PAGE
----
TV Review: “The Legend Of Korra” Lives Up to Predecessor

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Photo illustration purchased from BigStock.com.

Grace Papas, Executive Editor

The Legend of Korra, the much-anticipated sequel to the popular Avatar: The Last Airbender, excels in some places but lacks in others. With this show, what was first intended to be a 12 episode miniseries turned into a fully developed show with four seasons.

The main premise of the series takes place about 50 years after the plot of Avatar: The Last Airbender. The series follows Korra, Aang’s waterbending successor, as she faces political and spiritual unrest in this modernized version of the beloved world fans know.

Korra as a show features a strong female protagonist with traits typically seen in a male character. Korra is brash, impulsive, aggressive, and prideful. She knows how talented she is, and she is unafraid to show it. This is something I would love to see in more female characters: a more prideful and confident attitude.

Korra, for all her faults, is one of the best-written characters in TV shows I have watched. She is a great role model for younger girls and more than once I found myself marveling at how admirable she was, especially during her fight scenes. She is loud, bold, and confident—Aang’s polar opposite—which caught my interest right away. 

It is rare to find a show spotlighted on a skilled female fighter, especially one that always fights first and talks later. You cannot help but root for her the entire way through.

I also loved the concept introduced in season one called “pro-bending”. Team Avatar is united by their passion for pro-bending, a spectator sport in which two teams composed of an earthbender, waterbender, and firebender throw each other out of a ring using bending techniques. I liked the concept and the scenes were interesting enough to hold my interest.

The cast of characters making up the new Team Avatar were two brothers named Mako and Boulin and a young tech CEO named Asami. I found myself intrigued enough by their dynamic, but ultimately I did not connect with them as I did with Team Avatar in the original series. 

Without considering its prequel, Korra’s setting presents an interesting modernized setting combined with the magic of bending, which is a combination that rarely works, but the show pulls it off. 

My biggest qualm with the series is its plot. Unlike the original Avatar series, this show featured seasonal villains,  like an “Equalist” uprising, or an underground organization of benders or vengeful spirits, because this show had way too many antagonists to keep track of.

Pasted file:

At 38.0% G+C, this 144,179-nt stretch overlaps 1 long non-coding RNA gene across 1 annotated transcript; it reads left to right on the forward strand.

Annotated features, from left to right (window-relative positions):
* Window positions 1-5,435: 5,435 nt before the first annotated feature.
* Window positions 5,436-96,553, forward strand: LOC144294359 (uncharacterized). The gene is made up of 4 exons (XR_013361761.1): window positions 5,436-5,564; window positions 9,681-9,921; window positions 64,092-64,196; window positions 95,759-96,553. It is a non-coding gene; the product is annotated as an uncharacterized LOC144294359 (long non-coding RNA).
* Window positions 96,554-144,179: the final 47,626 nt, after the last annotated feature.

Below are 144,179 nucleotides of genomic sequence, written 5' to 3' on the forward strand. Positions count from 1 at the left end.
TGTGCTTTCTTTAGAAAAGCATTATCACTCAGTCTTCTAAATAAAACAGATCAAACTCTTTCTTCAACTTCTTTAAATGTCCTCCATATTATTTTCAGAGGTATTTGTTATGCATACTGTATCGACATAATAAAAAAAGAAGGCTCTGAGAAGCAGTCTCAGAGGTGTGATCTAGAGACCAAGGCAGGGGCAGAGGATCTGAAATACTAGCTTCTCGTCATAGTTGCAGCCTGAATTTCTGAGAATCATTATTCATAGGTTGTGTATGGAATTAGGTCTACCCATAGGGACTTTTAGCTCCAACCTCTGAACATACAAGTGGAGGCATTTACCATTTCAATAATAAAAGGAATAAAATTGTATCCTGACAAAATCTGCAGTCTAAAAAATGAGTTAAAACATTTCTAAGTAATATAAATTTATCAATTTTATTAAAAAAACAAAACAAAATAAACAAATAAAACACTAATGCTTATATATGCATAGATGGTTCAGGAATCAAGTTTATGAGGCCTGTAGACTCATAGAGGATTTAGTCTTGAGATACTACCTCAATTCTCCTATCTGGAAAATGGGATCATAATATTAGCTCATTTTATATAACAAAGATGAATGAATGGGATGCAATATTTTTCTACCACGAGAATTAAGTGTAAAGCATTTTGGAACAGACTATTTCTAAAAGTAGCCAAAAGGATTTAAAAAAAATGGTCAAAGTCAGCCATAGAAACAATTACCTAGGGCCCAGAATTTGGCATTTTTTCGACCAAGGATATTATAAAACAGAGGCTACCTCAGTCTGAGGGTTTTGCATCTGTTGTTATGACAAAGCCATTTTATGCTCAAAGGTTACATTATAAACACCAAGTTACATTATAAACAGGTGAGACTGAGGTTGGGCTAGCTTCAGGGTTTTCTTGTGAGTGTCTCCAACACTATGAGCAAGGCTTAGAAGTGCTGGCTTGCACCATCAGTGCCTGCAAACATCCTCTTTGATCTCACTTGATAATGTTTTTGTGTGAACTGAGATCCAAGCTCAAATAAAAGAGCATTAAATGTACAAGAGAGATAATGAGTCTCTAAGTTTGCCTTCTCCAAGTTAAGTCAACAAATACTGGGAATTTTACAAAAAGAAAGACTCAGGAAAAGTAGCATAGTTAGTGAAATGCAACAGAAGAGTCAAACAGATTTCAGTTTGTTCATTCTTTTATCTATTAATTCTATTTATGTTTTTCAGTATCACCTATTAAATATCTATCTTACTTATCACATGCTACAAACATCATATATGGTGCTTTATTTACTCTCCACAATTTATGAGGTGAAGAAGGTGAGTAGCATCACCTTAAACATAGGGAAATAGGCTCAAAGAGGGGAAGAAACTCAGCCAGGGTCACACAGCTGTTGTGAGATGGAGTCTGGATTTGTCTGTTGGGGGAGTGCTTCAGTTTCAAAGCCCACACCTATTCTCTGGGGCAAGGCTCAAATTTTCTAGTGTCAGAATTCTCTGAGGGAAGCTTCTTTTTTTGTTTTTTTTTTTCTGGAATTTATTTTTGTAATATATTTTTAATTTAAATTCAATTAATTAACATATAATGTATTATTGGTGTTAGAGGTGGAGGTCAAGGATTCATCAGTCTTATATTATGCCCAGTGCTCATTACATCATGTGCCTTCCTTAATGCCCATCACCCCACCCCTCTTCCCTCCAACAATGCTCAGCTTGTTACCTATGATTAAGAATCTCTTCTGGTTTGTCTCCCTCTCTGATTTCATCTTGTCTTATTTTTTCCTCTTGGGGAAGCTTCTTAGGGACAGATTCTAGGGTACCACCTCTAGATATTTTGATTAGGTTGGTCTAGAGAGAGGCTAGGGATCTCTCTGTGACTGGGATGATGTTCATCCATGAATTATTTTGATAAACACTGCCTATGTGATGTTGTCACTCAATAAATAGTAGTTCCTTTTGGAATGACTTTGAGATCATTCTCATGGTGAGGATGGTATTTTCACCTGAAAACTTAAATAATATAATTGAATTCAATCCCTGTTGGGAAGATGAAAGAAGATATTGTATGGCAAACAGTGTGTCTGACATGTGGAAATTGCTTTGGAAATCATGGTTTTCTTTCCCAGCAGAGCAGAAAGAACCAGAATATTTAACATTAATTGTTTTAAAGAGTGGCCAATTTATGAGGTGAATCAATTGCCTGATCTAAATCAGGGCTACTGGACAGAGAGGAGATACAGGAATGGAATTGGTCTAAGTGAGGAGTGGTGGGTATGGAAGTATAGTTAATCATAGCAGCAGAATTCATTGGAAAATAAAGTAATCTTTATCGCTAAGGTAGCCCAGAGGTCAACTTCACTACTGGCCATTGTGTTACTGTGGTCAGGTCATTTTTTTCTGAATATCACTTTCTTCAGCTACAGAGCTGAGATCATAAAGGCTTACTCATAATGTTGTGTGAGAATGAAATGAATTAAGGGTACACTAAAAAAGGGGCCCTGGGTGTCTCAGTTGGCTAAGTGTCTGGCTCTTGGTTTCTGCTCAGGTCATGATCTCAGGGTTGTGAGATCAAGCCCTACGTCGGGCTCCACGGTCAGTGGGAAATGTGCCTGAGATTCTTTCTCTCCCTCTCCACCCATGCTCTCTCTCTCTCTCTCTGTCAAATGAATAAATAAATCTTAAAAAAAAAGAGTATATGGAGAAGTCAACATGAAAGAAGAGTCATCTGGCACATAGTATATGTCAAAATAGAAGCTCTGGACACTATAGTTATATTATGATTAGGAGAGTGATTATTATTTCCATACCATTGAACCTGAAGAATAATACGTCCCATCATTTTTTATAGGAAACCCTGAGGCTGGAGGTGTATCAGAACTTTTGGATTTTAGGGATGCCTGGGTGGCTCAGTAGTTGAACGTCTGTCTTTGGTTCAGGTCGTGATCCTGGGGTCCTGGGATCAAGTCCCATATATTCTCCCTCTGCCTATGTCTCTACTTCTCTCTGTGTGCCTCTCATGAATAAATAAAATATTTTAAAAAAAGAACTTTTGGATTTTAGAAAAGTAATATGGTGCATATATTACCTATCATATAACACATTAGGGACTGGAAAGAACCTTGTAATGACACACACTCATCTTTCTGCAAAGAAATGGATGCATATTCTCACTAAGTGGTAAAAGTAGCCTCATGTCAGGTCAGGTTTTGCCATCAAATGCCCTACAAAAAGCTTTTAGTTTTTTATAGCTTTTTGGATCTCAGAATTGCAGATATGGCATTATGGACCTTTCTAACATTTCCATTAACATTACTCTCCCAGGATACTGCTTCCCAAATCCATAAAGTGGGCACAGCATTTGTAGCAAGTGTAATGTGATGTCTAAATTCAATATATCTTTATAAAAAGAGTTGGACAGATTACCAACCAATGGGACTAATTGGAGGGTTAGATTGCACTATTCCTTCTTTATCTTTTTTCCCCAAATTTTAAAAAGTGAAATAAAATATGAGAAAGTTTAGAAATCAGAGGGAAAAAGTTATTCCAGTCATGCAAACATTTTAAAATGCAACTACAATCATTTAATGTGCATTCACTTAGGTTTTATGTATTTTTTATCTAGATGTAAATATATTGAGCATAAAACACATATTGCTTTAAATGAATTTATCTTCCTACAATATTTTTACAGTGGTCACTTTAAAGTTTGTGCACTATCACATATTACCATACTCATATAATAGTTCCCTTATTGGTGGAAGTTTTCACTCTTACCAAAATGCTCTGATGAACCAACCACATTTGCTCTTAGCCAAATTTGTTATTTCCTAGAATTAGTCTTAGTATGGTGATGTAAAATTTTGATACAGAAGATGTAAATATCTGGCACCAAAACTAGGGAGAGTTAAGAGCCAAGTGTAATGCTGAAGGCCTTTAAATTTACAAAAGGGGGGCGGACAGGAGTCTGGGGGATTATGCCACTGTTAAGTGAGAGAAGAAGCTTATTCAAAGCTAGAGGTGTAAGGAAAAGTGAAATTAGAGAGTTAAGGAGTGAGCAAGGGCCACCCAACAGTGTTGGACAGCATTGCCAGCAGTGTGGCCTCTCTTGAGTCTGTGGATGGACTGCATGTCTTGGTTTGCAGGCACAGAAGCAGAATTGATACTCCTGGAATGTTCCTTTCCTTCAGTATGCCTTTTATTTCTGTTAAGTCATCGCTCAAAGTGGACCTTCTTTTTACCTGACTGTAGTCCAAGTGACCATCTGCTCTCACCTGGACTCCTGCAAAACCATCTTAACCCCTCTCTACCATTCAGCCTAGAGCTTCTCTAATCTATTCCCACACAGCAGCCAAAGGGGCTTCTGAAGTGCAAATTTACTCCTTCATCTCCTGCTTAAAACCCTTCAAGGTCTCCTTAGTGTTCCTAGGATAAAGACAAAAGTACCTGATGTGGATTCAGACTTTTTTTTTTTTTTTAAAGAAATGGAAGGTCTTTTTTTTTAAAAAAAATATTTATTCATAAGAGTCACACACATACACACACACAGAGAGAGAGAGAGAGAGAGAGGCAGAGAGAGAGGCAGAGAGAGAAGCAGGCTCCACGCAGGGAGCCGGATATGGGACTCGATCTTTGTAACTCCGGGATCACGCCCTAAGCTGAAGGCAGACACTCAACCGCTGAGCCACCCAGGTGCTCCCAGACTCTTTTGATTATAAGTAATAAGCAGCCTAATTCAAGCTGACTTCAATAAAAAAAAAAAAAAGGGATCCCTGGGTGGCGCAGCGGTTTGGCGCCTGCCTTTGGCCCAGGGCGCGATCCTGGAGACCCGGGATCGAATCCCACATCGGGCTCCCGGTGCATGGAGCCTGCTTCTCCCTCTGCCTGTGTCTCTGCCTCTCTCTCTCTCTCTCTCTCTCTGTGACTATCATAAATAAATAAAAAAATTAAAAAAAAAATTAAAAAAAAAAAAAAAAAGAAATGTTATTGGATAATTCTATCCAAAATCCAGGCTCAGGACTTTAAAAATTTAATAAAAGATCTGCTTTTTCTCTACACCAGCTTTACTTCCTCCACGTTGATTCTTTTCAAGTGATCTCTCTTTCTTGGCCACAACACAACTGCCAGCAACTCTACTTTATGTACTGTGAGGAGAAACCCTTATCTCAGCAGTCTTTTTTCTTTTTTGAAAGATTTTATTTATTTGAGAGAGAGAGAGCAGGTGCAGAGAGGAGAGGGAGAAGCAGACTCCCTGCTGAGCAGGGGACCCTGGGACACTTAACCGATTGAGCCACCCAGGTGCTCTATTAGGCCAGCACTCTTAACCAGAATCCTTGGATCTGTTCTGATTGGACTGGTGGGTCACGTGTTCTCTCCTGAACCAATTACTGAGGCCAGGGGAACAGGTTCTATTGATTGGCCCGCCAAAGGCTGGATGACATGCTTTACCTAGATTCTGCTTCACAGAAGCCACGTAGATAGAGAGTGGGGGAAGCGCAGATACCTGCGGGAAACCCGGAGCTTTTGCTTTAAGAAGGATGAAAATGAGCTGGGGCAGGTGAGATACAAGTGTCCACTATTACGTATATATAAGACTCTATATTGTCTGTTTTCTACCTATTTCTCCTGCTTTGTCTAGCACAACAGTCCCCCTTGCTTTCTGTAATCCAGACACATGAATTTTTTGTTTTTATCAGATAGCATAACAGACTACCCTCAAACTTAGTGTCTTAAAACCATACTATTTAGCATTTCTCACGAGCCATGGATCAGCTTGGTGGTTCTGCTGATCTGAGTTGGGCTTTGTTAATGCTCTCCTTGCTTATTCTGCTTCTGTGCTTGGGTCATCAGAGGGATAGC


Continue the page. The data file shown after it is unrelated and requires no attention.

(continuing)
As someone who liked Avatar’s build to the Fire Lord as an ultimate endgame and villain, I wish Korra had taken a similar approach. As soon as one villain was defeated, another one spawned out of nowhere without depth or build-up, and was defeated in the same way.

The Fire Lord and Azula, the two main villains of the Avatar series, were menacing because they were developed and had solid build-ups to their action. Korra’s villains all had cool concepts, but they all fell short and were executed poorly.

I was also disappointed by the lack of chemistry and development of Korra and Asami’s relationship. While I was thrilled to see a queer relationship in such an influential series, I was let down by the build-up—or lack of one—to it. It did not feel believable, and I wish they had more screen time together. I wanted to love their relationship as a queer person myself, but ultimately I was not able to.

In other characters, Mako felt underdeveloped as well. A lot of people brush him off as the quiet, edgy one because of lack of development. While I do not think Mako was a bad character, he was an underdeveloped one.

However, there is a difference between characters with wasted potential and flat-out bad characters. The second villain was so dumb that I do not even care to remember his name. I thought it was stupid when he combined with the evil stingray kite ribbon. Then, Korra’s spirit grew big and punched the giant bad guy as a result of what was like, her fourth mental breakdown of that season, and the whole thing was a mess.

In my opinion, this show shined best in its third and fourth seasons. To conclude: was The Legend of Korra a bad show? No. Was it as good as Avatar: The Last Airbender? No. 

With that being said, I still enjoyed what Korra was, and I had a good experience watching it.